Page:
We're now at base camp, which sits under the steep ascent to the high camps. Each day we see groups coming off the mountain with news of destroyed tents and right now one missing climber (but not part of a guided group). A group of 10 people literally had to all huddle in one small tent two nights ago since all their other tents had failed under the high winds. Anway, this is a very unusual weather to have on Aconcagua this time of year, but it doesn't seem to be something just passing by. It's been a problem for some time, preventing most groups, well, pretty much every group for summiting. We're hoping to catch a break in the weather or maybe just have it blow itself out. Until then, we will be taking on the winds, snow, and frozen conditions as we slowly work our way up the camp.

We want to make a shout out to Mark Uberuauga, wish you were here buddy (Vern Tejas passed through today... w/o his banjo!), to all the people that helped to get us here (esp our military commanders and supporters who made the time avaliable), and most of all, to our family that is out there thinking of us. So, keep us in mind when you see the sun and are warm throughout the day... all for now from 14,500ft!!

Vaya con dios!

Rob, Justin, and Heidi
"Climb High, Fly Low"

Friday, February 16, 2007

We´re Off!

This is the last post from Mendoza, as we're just about to hit the road.  All is well!  We've got a big, yet very upbeat and happy group of people to climb with.  Mostly made up of American's, we have one Brit, one Dane, and one guy from Holland (who is actually American now).  We have more people in the group than expected, but plenty of guides and our lead guide is a nice American named Tom Torkelson who has a very good background in mountaineering.
The winds were high last night and the temps came down (from the 98F high in the day!), which means we'll be a little bit colder than avg on the first few nights, but that's a blessing, as we all have warm sleeping bags and the warm nights would cook us!  So, hopefully we'll be able to send out a blog from base camp, which is about 5 days away (Plaza de Mulas).  Between now and then we'll be hiking up a valley, enjoying the views and a relaxed pace.  That will take us to the base of the mountain (base camp), which will be just around 14,000ft.  From there we will do a few cache-and-carry trips, where we just move our gear up to the next higher camp in stages, eventually sleeping at about 18-19000ft on our last night b/f summit. 
So, really nothing out of the ordinary!  Keep your fingers crossed we run into good weather and low winds.  If we don't, no worries, we'll press on and fly that flag anyway!
Take care everyone.
--Rob and the Gang
Climb High, Fly Low

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Wednesday, February 14, 2007

Buenas Dias!

Greetings from Mendoza, Argentina!! Everyone made it into this beautiful town without incident and we even have all of our bags (far better luck than we had w/ luggage on the Russia trip). The weather is nice, with temps in the 80s and slight breeze to keep it from getting too sticky. The flights down here were long, but the layovers were the hard part. We were lucky to all meet up in Santiago, Chile, where we spent 8 hours in the airport terminal eating and drinking while catching up on each others´ lives. Justin and Heidi had never met, though they got right to telling all the stories they had on me... gotta love when friends bring out some stories you had either forgotten or hoped would never come up again! After quite a few beers we ended up in Mendoza, but not after getting a view of Mt. Aconcagua from the airplane (looks big!). Here in Mendoza we are staying at El Portal Hotel ( If anyone needs to reach us, this will be the place for the next two nights.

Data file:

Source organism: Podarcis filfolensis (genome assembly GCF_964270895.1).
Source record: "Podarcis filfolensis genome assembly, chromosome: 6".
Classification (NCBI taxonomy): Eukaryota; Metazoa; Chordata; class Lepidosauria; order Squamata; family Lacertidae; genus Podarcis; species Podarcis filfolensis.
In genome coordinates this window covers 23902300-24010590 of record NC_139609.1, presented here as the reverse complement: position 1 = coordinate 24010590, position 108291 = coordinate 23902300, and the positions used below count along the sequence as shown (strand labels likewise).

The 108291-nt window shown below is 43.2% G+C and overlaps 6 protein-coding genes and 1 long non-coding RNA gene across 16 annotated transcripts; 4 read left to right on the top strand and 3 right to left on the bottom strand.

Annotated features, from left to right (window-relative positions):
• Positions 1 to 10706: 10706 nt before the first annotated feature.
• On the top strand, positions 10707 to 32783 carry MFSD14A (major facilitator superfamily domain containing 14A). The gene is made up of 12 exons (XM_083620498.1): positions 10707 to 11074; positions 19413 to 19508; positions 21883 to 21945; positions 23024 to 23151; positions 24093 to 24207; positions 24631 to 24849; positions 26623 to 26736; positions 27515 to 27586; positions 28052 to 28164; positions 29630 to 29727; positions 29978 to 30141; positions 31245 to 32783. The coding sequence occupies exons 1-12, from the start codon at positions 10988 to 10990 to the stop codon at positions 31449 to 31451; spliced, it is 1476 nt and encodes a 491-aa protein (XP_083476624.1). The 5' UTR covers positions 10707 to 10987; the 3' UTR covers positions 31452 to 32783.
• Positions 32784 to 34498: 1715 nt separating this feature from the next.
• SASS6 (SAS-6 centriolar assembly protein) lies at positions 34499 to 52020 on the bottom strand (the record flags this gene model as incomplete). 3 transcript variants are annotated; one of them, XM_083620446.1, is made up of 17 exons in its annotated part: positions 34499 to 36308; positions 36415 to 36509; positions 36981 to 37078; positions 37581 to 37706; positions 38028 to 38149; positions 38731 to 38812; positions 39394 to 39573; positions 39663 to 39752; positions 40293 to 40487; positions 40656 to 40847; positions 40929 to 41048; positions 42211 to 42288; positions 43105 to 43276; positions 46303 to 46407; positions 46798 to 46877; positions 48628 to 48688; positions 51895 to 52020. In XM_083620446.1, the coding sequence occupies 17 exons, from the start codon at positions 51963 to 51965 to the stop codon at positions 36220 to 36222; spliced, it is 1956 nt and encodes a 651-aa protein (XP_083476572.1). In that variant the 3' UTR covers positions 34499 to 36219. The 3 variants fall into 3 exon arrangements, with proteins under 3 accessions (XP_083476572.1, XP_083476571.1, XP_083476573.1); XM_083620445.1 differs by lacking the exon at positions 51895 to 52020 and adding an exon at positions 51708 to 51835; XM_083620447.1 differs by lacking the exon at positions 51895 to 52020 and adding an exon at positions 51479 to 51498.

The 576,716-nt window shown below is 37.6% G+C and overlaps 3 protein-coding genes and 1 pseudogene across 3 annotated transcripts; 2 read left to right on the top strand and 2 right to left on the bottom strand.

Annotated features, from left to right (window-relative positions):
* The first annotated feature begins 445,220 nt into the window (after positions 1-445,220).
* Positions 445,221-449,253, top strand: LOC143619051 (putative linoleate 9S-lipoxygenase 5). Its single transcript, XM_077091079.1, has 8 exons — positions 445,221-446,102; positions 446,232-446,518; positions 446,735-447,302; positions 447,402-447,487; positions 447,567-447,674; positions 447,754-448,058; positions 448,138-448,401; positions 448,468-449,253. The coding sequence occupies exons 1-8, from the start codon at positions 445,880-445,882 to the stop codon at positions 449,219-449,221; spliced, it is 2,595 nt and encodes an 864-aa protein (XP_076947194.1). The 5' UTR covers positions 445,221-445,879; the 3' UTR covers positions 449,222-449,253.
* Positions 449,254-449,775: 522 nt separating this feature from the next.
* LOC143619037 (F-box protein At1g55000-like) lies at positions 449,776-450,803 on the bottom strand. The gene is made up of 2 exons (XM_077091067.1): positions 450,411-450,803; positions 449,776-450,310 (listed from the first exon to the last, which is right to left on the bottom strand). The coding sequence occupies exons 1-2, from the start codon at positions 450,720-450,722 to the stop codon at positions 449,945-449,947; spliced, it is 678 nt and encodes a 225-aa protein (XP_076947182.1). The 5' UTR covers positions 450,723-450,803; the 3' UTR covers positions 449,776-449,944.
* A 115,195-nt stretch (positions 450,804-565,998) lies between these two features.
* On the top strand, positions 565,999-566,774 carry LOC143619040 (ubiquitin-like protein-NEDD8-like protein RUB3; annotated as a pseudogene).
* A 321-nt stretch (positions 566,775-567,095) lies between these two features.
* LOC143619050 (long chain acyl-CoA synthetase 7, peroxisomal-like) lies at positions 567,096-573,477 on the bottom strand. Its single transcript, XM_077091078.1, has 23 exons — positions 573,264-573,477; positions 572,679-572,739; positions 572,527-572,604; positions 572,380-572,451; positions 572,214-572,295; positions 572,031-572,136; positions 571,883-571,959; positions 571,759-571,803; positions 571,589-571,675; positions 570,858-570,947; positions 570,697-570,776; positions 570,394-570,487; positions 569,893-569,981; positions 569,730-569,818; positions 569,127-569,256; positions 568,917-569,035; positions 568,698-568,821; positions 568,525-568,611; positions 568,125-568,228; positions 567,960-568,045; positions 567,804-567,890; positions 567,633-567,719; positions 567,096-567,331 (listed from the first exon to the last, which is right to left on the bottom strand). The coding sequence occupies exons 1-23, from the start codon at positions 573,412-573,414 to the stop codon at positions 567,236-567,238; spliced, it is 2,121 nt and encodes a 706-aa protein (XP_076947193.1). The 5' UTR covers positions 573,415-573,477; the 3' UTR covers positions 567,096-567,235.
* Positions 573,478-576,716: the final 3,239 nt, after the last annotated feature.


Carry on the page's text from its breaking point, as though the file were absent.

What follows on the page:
So far we´ve been walking all over Mendoza, enjoying some delicious food and drinks. The people are all real friendly and we're enjoying the fresh warm air! Today was just a laid back day of sleeping in, getting food, and soon we´ll be meeting up with the folks on our climb and heading out to a gear store to pick up any last second items and rent any gear we might need. Our guide, Tom Torkelson, is a nice dude from Jackson, Wyoming. Seems like we have some good folks to climb with, so it should be quite enjoyable to get to know them all.

That´s about it from Mendoza! All is well, though we wish the rest of you were here with us, enjoying the local steak and great weather. I´m sure many of you wish you were here as well! Have a great day and stay tuned for more info as it comes!

Cheers- Rob
Climb High, Fly Low

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Sunday, February 11, 2007


So, this is the first blog of what will hopefully be a great collection of writings. Thanks for stopping by and supporting the USAF 7 Summits Challenge. Hopefully we'll get a serious website makeover this spring so everything will be contained on our mainpage. Until then, check into this blog for updates on our current and future climbs.

Tomorrow we'll be leaving for Mendoza, Argentina and our 18-day climb of Mt. Aconcagua. There won't be any chances to update the blog from on the mountain (unless we get really lucky and mooch off someone w/ a sat uplink), but you can bet we'll keep it up to date as much as possible.

Thanks again for stopping by and here's an e-toast to a safe and successful summit!!

Climb High, Fly Low-